Further reports about: ESA Hubble Hubble Space Telescope NASA Space Telescope bubble knots light-years nebula stellar wind

More articles from Physics and Astronomy:

nachricht Further Improvement of Qubit Lifetime for Quantum Computers
09.12.2016 | Forschungszentrum Jülich

nachricht Electron highway inside crystal
09.12.2016 | Julius-Maximilians-Universität Würzburg

All articles from Physics and Astronomy >>>

The most recent press releases about innovation >>>

Die letzten 5 Focus-News des innovations-reports im Überblick:

Im Focus: Electron highway inside crystal

Physicists of the University of Würzburg have made an astonishing discovery in a specific type of topological insulators. The effect is due to the structure of the materials used. The researchers have now published their work in the journal Science.

Topological insulators are currently the hot topic in physics according to the newspaper Neue Zürcher Zeitung. Only a few weeks ago, their importance was...

Im Focus: Significantly more productivity in USP lasers

In recent years, lasers with ultrashort pulses (USP) down to the femtosecond range have become established on an industrial scale. They could advance some applications with the much-lauded “cold ablation” – if that meant they would then achieve more throughput. A new generation of process engineering that will address this issue in particular will be discussed at the “4th UKP Workshop – Ultrafast Laser Technology” in April 2017.

Even back in the 1990s, scientists were comparing materials processing with nanosecond, picosecond and femtosesecond pulses. The result was surprising:...

Im Focus: Shape matters when light meets atom

Mapping the interaction of a single atom with a single photon may inform design of quantum devices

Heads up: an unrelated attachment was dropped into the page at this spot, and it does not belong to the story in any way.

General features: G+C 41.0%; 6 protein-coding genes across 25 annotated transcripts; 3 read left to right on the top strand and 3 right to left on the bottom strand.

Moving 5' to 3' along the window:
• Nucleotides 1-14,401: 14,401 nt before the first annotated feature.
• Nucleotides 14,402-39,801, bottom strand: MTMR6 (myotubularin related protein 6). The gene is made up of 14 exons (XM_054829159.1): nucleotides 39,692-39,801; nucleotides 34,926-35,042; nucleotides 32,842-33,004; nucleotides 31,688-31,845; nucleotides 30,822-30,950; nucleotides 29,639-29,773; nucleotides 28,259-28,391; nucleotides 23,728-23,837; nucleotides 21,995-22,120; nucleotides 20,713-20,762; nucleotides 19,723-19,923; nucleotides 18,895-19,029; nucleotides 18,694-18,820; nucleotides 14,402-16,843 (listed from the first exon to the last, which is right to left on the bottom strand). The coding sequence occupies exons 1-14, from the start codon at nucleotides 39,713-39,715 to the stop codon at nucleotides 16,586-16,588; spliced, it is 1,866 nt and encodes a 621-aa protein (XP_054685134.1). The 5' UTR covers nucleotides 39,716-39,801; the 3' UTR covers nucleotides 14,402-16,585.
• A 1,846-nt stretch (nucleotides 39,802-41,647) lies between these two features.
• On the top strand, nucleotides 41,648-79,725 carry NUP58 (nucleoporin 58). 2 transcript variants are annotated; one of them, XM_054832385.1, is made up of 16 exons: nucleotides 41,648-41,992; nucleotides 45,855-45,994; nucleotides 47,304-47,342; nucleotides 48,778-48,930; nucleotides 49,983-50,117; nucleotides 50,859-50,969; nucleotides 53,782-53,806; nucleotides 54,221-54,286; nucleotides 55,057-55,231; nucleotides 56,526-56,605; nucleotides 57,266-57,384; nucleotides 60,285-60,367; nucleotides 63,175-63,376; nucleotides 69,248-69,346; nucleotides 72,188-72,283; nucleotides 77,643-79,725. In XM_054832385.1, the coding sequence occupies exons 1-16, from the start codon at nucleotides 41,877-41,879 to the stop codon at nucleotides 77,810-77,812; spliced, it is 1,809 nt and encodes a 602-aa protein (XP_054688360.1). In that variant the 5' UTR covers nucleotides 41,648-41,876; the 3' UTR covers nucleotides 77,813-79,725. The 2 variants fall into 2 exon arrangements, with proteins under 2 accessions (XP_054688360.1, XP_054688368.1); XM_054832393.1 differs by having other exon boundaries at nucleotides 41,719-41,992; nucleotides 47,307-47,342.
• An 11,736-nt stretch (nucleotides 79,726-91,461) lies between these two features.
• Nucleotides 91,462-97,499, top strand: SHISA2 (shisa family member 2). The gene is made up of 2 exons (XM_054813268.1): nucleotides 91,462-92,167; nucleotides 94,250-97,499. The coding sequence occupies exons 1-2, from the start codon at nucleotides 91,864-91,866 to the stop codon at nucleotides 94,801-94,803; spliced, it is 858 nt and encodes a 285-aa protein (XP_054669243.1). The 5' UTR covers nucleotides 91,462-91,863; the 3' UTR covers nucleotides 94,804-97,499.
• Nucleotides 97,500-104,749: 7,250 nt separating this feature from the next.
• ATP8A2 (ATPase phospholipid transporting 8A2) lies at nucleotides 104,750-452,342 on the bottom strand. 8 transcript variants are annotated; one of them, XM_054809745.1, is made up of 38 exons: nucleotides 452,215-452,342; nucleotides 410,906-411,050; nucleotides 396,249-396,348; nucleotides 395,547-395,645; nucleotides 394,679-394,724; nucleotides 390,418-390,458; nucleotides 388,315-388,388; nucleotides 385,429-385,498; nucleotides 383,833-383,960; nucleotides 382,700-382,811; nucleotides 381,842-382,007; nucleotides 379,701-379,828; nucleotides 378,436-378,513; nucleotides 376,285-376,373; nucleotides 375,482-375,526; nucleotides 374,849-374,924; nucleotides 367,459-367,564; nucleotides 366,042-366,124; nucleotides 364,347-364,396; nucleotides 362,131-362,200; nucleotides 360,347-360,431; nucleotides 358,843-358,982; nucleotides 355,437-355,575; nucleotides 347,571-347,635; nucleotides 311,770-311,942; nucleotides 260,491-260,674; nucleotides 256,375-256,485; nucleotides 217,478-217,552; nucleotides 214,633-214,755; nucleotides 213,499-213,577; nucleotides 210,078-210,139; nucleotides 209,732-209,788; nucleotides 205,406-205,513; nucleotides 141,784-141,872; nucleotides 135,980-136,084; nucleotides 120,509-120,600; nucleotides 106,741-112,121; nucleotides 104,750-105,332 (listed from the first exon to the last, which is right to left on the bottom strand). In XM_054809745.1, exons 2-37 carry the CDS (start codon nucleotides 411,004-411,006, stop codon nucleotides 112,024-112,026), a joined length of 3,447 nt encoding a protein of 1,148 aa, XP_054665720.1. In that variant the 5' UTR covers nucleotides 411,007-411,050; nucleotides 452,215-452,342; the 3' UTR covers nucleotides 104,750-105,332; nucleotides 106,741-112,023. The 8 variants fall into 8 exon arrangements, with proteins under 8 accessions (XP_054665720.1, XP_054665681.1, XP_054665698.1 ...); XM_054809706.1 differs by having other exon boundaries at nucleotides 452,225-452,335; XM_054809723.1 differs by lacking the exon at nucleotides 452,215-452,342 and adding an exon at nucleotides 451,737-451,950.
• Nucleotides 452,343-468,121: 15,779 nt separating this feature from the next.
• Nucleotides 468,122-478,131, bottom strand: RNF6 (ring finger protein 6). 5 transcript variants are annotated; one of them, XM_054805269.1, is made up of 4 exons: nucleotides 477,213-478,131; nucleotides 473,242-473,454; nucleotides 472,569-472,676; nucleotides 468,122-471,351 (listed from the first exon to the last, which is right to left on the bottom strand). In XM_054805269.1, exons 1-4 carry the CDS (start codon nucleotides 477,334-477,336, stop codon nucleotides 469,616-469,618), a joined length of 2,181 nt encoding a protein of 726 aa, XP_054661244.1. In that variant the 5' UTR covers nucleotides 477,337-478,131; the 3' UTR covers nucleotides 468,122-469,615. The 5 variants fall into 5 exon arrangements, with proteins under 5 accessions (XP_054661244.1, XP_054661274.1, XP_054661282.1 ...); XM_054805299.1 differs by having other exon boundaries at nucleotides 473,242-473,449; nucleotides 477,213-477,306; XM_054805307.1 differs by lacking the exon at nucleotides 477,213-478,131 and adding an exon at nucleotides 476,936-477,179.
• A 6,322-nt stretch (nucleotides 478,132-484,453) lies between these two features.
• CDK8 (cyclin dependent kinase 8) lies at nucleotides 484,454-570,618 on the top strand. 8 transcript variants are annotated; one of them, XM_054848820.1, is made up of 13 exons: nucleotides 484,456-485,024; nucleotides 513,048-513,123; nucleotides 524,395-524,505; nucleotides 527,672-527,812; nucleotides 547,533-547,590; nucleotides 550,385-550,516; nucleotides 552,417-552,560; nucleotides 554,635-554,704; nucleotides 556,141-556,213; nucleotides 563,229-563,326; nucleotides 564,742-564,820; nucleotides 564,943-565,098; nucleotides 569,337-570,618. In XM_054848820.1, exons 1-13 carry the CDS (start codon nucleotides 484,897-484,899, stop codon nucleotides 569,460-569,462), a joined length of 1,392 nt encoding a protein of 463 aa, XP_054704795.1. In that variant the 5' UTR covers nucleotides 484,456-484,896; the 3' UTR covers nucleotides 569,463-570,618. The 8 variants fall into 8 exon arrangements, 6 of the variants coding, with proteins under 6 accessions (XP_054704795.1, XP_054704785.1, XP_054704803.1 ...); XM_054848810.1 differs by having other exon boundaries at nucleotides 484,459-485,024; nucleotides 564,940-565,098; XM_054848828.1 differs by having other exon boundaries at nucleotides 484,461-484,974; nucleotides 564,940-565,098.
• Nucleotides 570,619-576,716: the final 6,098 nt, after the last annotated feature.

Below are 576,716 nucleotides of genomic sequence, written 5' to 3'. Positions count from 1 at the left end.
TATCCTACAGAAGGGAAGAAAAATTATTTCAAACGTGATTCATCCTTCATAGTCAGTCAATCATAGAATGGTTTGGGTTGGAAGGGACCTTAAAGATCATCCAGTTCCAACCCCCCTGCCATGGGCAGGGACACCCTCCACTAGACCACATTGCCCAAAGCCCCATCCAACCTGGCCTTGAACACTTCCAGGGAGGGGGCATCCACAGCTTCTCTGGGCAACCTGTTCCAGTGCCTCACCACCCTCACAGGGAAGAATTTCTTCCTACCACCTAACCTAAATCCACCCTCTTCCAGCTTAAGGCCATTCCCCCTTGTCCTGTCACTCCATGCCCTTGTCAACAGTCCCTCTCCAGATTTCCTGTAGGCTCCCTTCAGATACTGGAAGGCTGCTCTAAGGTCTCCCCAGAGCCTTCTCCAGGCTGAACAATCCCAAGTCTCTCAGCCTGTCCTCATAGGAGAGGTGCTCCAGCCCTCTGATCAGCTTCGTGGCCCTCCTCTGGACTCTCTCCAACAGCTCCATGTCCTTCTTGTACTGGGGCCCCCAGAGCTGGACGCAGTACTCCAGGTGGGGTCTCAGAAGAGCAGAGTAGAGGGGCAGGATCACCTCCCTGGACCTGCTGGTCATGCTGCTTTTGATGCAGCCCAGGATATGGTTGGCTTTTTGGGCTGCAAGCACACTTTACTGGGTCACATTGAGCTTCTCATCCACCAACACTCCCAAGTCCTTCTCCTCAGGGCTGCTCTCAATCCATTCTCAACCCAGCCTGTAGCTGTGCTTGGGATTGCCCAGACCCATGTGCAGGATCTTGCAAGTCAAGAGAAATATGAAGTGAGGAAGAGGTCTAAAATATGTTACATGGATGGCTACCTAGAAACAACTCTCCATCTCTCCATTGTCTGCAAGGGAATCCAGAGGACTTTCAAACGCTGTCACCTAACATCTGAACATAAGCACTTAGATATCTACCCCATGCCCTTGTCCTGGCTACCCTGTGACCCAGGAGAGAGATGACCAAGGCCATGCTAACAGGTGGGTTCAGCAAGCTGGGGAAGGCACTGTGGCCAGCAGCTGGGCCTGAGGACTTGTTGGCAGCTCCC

Have you ever wondered how you see the world? Vision is about photons of light, which are packets of energy, interacting with the atoms or molecules in what...

Im Focus: Novel silicon etching technique crafts 3-D gradient refractive index micro-optics

A multi-institutional research collaboration has created a novel approach for fabricating three-dimensional micro-optics through the shape-defined formation of porous silicon (PSi), with broad impacts in integrated optoelectronics, imaging, and photovoltaics.

Working with colleagues at Stanford and The Dow Chemical Company, researchers at the University of Illinois at Urbana-Champaign fabricated 3-D birefringent...

Im Focus: Quantum Particles Form Droplets

In experiments with magnetic atoms conducted at extremely low temperatures, scientists have demonstrated a unique phase of matter: The atoms form a new type of quantum liquid or quantum droplet state. These so called quantum droplets may preserve their form in absence of external confinement because of quantum effects. The joint team of experimental physicists from Innsbruck and theoretical physicists from Hannover report on their findings in the journal Physical Review X.

“Our Quantum droplets are in the gas phase but they still drop like a rock,” explains experimental physicist Francesca Ferlaino when talking about the...

All Focus news of the innovation-report >>>

Anzeige

Anzeige

Event News

ICTM Conference 2017: Production technology for turbomachine manufacturing of the future

16.11.2016 | Event News

Innovation Day Laser Technology – Laser Additive Manufacturing

01.11.2016 | Event News

#IC2S2: When Social Science meets Computer Science - GESIS will host the IC2S2 conference 2017

14.10.2016 | Event News

 
Latest News

Researchers identify potentially druggable mutant p53 proteins that promote cancer growth

09.12.2016 | Life Sciences

Scientists produce a new roadmap for guiding development & conservation in the Amazon

09.12.2016 | Ecology, The Environment and Conservation

Satellites, airport visibility readings shed light on troops' exposure to air pollution

09.12.2016 | Health and Medicine

VideoLinks
B2B-VideoLinks
More VideoLinks >>>